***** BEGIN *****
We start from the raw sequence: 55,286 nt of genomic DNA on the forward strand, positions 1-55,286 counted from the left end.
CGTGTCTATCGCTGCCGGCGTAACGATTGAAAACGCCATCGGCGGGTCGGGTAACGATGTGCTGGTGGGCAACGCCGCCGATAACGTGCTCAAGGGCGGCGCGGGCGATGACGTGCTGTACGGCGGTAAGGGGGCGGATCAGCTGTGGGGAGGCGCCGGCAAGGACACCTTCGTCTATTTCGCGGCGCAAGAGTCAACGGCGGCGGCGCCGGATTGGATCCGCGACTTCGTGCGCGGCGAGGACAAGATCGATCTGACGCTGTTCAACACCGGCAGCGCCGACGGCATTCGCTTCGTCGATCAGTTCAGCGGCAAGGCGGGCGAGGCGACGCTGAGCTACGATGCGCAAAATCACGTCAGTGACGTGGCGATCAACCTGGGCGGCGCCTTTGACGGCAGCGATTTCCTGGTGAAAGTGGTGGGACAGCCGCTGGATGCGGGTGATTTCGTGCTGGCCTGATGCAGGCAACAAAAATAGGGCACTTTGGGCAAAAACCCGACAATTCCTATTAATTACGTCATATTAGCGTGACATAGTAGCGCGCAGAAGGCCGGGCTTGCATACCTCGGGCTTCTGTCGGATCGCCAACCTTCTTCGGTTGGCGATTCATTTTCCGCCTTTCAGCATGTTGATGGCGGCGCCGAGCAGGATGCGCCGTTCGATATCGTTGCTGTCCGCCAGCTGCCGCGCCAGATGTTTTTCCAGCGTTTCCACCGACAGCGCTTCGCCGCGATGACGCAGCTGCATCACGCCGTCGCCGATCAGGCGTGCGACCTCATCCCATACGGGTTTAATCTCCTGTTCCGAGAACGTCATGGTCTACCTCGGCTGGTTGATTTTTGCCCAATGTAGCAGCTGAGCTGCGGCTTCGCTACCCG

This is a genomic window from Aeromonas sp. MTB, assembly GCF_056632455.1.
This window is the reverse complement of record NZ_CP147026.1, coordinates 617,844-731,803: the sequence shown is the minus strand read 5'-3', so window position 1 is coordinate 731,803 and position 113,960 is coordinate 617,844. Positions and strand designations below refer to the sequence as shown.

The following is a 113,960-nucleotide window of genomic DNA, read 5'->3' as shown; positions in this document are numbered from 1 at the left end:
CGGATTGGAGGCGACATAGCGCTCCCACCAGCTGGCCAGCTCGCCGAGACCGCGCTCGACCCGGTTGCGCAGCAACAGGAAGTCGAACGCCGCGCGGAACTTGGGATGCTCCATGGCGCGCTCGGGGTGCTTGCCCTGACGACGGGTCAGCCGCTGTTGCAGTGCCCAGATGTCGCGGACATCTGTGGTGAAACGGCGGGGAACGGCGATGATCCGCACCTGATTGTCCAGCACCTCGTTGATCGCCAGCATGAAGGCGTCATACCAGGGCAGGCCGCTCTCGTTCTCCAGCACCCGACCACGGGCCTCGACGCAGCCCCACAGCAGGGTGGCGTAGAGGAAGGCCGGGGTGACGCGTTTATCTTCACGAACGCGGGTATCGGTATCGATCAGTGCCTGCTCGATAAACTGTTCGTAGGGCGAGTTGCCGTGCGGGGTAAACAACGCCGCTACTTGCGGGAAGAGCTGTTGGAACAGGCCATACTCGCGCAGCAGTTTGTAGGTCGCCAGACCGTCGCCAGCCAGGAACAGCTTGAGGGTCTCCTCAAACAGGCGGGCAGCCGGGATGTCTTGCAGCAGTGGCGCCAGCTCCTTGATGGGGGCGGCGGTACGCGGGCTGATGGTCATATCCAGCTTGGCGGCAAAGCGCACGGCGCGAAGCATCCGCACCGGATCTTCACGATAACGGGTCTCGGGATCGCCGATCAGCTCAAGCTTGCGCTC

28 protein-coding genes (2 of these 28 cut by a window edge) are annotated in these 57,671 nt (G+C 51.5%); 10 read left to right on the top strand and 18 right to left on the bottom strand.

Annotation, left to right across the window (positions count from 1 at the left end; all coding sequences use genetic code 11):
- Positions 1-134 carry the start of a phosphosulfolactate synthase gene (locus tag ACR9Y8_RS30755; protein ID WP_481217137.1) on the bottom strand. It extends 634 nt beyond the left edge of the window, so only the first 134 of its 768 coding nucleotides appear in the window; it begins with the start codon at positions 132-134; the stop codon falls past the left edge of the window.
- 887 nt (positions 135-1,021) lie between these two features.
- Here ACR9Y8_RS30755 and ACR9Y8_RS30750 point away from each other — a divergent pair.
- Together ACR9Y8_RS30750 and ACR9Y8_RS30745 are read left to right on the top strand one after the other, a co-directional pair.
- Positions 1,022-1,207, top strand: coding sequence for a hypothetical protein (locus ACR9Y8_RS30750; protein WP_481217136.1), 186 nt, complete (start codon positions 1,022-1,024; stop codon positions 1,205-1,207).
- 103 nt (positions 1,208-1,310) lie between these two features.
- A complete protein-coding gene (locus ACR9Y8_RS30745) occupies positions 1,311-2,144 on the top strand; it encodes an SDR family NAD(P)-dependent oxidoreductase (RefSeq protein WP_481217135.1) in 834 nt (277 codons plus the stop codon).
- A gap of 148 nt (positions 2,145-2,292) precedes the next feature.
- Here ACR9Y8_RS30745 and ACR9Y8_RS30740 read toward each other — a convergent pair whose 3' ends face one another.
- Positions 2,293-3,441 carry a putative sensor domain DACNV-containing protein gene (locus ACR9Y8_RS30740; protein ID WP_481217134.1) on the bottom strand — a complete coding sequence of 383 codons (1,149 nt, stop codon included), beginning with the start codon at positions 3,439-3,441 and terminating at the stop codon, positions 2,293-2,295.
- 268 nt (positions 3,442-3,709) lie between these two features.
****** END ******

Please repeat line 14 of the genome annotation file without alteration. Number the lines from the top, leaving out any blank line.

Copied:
- 103 nt (positions 1,208-1,310) lie between these two features.